In Germany, the job of real-estate agent ranks as one of the most controversial occupations, thanks to a law that for decades allowed this person to earn fat fees from new tenants for doing little more than unlocking the door to an apartment.
It was up to the tenant — not the landlord — to pay the agent a fee amounting to 2.38 monthly rents, even though the landlord usually hired the agent. That all changed on Monday as part of new rent-control legislation.
Not surprisingly, the country’s 55,000 estate agents are up in arms.
“The rent control law could be the moment that rocks an industry that worked under the same rules for 40 years.”
The new law, which puts a cap on rents in areas with housing shortages and aims to curb a rent inflation now among the highest in Europe, could turn the €6 billion, or $6.6 billion, property brokerage business on its head.
As of Monday, landlords have to pay for the real-estate agents’ services because they’re the ones who hire them. That’s a simple and fair principle, one might think, and it’s surprising that it is only being applied now. Germany’s real-estate sector was a prime example of a protected business sector in urgent need of reform.
The brokerage industry, alarmed at the prospect of plummeting income and new competition, has lodged a complaint with the Federal Constitutional Court, Germany’s supreme court. So far, the effort hasn’t met with success.
The industry has good reason to be worried. Internet start-ups are lining up to break the stranglehold real-estate agents have had on the market.
The web pioneers aim to revolutionize the allocation of apartments with the help of algorithms and social networks.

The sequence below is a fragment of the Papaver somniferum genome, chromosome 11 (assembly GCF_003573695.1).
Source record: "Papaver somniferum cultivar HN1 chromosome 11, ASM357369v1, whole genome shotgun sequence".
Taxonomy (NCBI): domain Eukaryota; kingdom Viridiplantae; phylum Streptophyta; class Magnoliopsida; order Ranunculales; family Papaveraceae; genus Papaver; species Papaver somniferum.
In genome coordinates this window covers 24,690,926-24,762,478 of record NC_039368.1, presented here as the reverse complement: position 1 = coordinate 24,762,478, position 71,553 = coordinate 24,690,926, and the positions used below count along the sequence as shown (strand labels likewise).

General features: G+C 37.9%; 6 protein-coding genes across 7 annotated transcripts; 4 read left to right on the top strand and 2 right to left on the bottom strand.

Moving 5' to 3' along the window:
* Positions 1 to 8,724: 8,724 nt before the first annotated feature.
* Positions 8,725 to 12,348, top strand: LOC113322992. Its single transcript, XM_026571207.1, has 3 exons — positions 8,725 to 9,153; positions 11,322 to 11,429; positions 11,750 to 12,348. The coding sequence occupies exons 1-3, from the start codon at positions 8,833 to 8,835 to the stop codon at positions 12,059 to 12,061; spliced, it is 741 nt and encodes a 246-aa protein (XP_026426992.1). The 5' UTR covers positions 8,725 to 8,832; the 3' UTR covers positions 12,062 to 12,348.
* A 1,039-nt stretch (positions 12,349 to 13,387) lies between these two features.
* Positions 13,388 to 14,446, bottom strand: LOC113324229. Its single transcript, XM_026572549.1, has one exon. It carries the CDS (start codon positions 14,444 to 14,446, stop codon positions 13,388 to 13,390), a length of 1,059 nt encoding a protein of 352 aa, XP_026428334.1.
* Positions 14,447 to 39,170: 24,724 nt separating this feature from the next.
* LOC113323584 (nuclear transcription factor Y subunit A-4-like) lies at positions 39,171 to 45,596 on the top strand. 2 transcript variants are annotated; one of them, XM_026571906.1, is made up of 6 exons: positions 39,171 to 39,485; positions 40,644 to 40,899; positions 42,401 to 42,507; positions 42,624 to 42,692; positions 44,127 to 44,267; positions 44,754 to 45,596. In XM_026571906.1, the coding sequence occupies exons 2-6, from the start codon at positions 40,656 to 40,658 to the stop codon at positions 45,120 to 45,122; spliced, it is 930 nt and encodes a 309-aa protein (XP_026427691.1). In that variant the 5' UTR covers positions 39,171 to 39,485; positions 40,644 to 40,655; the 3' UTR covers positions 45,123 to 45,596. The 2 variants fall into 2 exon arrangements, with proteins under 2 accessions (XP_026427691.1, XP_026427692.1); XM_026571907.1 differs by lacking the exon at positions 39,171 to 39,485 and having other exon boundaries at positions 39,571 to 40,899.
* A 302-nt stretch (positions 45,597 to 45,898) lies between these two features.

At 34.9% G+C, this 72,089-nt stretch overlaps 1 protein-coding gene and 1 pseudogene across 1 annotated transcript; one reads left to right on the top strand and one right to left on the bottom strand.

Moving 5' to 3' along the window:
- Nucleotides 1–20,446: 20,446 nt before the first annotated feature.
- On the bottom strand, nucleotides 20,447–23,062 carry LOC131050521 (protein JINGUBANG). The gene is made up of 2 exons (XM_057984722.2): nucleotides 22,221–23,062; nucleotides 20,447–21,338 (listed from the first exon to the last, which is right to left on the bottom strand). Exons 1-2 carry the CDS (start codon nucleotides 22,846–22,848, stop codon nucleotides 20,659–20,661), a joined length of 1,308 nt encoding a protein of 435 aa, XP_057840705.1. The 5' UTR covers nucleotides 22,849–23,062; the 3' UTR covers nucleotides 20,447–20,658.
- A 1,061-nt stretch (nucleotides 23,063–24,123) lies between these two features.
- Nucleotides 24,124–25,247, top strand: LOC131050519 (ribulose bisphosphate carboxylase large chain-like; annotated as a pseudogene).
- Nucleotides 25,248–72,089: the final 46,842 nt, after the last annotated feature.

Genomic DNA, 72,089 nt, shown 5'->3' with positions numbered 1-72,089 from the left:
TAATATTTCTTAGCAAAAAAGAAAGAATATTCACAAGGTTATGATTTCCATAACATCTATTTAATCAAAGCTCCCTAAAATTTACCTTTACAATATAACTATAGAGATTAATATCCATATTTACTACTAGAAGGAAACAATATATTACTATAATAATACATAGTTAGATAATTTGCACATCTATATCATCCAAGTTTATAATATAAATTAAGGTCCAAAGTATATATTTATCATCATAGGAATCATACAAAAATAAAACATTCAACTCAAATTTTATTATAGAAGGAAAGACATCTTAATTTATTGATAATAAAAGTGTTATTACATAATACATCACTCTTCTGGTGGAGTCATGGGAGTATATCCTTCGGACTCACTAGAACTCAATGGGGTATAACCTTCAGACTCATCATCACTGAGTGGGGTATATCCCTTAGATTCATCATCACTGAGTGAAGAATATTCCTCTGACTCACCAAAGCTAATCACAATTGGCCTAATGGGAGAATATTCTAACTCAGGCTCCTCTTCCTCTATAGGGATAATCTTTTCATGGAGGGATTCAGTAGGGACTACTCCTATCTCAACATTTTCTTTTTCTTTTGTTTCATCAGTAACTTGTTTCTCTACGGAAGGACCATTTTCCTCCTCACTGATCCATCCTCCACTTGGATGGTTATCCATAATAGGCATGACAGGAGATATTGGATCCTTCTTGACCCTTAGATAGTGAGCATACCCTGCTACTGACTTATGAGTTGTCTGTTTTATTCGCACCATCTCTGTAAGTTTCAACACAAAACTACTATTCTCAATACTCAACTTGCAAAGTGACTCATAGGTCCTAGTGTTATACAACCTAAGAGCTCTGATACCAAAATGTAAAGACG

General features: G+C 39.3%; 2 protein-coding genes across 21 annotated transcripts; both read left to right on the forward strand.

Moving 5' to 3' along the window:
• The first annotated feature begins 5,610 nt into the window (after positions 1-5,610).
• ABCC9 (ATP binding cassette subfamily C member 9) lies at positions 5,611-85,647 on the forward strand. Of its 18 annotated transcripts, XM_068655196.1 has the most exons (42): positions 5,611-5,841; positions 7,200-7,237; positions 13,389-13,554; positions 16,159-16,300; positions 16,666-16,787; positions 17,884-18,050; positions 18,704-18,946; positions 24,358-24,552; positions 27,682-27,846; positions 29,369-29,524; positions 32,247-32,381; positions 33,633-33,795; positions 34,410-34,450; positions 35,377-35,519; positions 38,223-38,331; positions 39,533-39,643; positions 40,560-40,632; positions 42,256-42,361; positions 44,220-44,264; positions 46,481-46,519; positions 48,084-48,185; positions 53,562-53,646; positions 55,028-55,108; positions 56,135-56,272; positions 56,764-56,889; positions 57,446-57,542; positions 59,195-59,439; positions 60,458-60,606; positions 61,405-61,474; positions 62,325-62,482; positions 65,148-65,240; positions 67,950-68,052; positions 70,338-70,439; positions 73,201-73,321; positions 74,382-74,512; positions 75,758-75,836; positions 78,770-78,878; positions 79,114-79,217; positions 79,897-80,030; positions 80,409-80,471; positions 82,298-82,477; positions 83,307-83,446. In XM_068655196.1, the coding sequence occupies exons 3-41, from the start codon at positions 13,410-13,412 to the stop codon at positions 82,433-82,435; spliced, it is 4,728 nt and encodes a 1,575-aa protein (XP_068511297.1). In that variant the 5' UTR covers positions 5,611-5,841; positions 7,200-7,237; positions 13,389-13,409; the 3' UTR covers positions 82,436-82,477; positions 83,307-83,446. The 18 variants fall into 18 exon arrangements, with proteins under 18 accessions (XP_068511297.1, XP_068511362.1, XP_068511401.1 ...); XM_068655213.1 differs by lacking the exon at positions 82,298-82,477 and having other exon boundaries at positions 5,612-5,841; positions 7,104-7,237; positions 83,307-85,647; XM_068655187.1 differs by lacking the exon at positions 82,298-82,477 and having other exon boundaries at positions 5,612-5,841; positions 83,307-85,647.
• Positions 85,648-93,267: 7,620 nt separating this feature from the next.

A new website called nachmieter.de, which translates to “next tenant,” was launched on the same day the new law went into effect. It works like this: A tenant who is about to move out takes over the function of the estate agent and posts an advert for the apartment in a newspaper or on the Internet. If that tenant finds a successor, the landlord pays him a small reward.
Another website, Faceyourbase, started last November. It lets the landlord post an ad for his apartment, and prospective tenants can apply by sending in text and photos as well as links to their Facebook, LinkedIn and Xing profiles.
Handelsblatt has learned that Rocket Internet, a Berlin-based Internet company, plans a service based on algorithms that select the most suitable tenant.
The big question now is how the landlords will react to this plethora of new services. Will they opt to stick with estate agents and simply start paying them fees? Or will they choose the budget solutions sprouting in the Internet?
Consumer protection agencies are worried that landlords might try to cover the cost of the brokerage fees with tricks such as charging more for fitted kitchens or walk-in wardrobes. That would be illegal. But it would also be hard to prove — and many tenants may think twice about protesting, especially if they’re competing with dozens, if not hundreds, of rival applicants for the same dream apartment.
Estate agents may find another way to circumvent the law. They could stop placing ads for specific apartments and instead advertise themselves as having a lot of expertise in finding homes in certain city districts or regions of the country. That means they would only officially become active and provide lists of specific apartments for rent once a would-be tenant had hired them to find an apartment. Under the new law, the tenant would then be obliged to pay the fee because he or she hired the estate agent.